All this comes amid the existing process of the technological decoupling of the United States and China being pushed by the Trump administration. Although walls do not halt its spread – unlike social distancing – the virus is going to lead to greater national emphasis, or regional emphasis at least, on production. This includes the field of medical supplies, where the crisis is revealing, for instance, Europe’s dependence on medicines manufactured in China and India (which has slashed its exports). The reaction of the Czech health minister, Adam Vojtech, when he pointed out that Europeans depend on such countries for one-third of their (mainly generic) medicines, and that their production should be brought to Europe to ensure supply, may prove to be paradigmatic. As though in response, China, with its own pandemic apparently under control, is airlifting massive deliveries of health supplies to Italy and Spain; whereas Trump has unilaterally suspended flights between Europe and the US – contrary to the advice of the World Health Organisation, precisely in order not to disrupt the supply of medical aid – thereby damaging transatlantic relationships even further.

That said, while Covid-19 and the way of addressing it is slowing physical globalisation down, it is also promoting an ever more digital, online form of globalisation. Remote working has won converts, as have online services. But even these are ultimately based on consummately physical realities, above all the delivery of orders. Courier companies, operating by van and bicycle, are working even more, and systems using drones and other autonomous systems have made headway in China during this crisis. The same applies to digital services for detecting illnesses using artificial intelligence, and robots for all manner of services.

The World Health Organisation, and the multilateralism that it represents, has had its centrality restored.

The World Health Organisation, and the multilateralism that it represents, has had its centrality restored. But the crisis has also involved the comeback of the state, albeit requiring multi-level management, something that might be referred to as inductive governance, in which not only international organisations and governments but also companies and members of the public participate. These are times demanding individual leadership, certainly, but above all collective leadership, something that is not yet taking place in Europe. They also require rehabilitating the idea of a global community in the face of what is undoubtedly a global menace.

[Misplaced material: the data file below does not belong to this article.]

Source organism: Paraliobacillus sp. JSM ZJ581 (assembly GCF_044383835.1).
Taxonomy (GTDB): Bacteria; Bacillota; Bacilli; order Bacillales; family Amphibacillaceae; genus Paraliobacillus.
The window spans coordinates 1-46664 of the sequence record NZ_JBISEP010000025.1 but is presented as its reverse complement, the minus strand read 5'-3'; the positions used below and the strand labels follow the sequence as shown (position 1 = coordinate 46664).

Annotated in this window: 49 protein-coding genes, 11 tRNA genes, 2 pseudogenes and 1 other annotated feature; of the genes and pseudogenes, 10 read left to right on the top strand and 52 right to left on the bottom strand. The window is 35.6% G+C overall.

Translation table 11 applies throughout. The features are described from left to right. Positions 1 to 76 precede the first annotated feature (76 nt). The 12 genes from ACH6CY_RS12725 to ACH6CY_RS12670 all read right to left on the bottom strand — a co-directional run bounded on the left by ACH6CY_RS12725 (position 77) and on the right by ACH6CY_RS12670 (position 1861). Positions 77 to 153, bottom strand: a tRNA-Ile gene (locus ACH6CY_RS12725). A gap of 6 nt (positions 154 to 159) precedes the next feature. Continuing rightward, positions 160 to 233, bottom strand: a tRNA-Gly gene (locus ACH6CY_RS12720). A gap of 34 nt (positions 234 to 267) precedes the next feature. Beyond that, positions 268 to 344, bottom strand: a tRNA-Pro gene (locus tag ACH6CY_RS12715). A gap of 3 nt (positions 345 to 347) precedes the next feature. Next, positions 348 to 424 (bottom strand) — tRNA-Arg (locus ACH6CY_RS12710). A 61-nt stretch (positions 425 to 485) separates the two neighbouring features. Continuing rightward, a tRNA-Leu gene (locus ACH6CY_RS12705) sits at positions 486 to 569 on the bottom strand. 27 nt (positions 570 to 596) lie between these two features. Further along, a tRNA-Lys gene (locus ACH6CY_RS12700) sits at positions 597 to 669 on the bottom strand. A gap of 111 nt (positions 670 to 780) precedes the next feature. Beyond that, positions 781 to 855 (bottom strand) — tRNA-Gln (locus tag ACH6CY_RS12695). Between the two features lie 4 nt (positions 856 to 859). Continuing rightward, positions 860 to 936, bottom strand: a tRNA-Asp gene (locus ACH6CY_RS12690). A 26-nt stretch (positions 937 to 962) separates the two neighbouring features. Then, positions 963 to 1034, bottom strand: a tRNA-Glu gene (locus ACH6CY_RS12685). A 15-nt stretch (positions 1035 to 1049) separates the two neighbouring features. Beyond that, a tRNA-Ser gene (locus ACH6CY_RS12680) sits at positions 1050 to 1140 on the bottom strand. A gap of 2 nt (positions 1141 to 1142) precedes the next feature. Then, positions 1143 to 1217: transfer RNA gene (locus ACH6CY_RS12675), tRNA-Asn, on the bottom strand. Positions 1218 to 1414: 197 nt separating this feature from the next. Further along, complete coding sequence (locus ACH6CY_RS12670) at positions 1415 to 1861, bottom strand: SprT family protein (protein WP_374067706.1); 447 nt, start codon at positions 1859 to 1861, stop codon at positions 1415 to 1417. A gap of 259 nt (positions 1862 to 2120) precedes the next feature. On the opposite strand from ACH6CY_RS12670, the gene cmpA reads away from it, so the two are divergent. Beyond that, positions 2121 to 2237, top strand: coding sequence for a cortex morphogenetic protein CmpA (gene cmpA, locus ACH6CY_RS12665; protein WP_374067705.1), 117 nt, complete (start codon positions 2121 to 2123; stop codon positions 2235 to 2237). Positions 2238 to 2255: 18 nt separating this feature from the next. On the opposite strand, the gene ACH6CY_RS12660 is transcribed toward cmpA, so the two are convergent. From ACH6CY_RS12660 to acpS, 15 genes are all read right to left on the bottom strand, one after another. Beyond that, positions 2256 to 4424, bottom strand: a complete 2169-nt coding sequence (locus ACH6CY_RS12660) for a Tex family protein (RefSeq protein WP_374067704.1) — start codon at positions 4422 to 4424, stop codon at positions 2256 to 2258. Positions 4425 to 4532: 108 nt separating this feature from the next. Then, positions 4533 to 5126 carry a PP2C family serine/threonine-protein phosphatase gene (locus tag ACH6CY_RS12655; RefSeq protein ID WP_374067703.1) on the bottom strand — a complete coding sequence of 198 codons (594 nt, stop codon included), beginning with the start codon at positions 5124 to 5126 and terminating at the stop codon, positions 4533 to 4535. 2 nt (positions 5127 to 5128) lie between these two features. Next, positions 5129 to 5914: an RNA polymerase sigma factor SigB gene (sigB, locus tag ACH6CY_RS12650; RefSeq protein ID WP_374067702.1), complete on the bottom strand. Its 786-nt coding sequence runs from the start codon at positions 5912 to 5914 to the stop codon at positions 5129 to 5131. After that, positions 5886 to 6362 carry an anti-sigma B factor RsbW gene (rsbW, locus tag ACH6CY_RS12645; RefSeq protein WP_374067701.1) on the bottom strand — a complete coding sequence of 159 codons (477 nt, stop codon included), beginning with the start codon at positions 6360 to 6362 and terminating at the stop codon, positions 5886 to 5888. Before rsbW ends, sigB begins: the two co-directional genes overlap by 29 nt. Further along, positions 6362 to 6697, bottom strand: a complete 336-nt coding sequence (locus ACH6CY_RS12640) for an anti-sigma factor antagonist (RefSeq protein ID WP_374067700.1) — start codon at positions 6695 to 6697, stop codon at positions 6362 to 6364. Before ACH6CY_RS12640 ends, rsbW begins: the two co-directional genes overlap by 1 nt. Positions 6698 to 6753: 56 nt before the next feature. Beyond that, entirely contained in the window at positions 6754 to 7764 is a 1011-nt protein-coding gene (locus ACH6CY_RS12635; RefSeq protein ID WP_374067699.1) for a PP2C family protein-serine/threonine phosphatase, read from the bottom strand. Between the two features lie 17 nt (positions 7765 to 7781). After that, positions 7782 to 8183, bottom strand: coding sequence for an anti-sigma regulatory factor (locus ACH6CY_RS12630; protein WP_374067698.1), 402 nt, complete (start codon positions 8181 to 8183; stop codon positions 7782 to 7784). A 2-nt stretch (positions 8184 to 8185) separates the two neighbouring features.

Confronting the Ebola epidemic that emanated from Africa in 2014-2016, the US – with Barack Obama in the White House – put itself at the forefront of the fight. In the face of the coronavirus, Trump has sown confusion. Populism too has fallen prey to this pandemic, although it is revealing itself to aggravate the situation, particularly in a country like the US, with 28 million people lacking any health coverage and many millions more with inadequate cover. Trump, after being in denial, has reacted late. Boris Johnson and his advisers have appeared to propose that the more and earlier people get infected the better, because this is how immunity is generated. Many citizens and professionals are up in arms, and forcing him to change tack. The virus, as Thomas Wright and Kurt Campbell have argued, has revealed the limits of populism, a populism that is essentially deglobalising.

But what it is not putting a lid on is discrimination or national narratives, which have come back with renewed vigour when what is imperative is international cooperation, currently worse than inadequate. When the pandemic is overcome, globalisation will resume but in a guise that is less intense and different from the one we have known up to now. The global standstill will have lasting and not necessarily positive consequences.

This article was originally published in the blog of the Elcano Royal Institute

The European Council on Foreign Relations does not take collective positions. ECFR publications only represent the views of its individual authors.

Author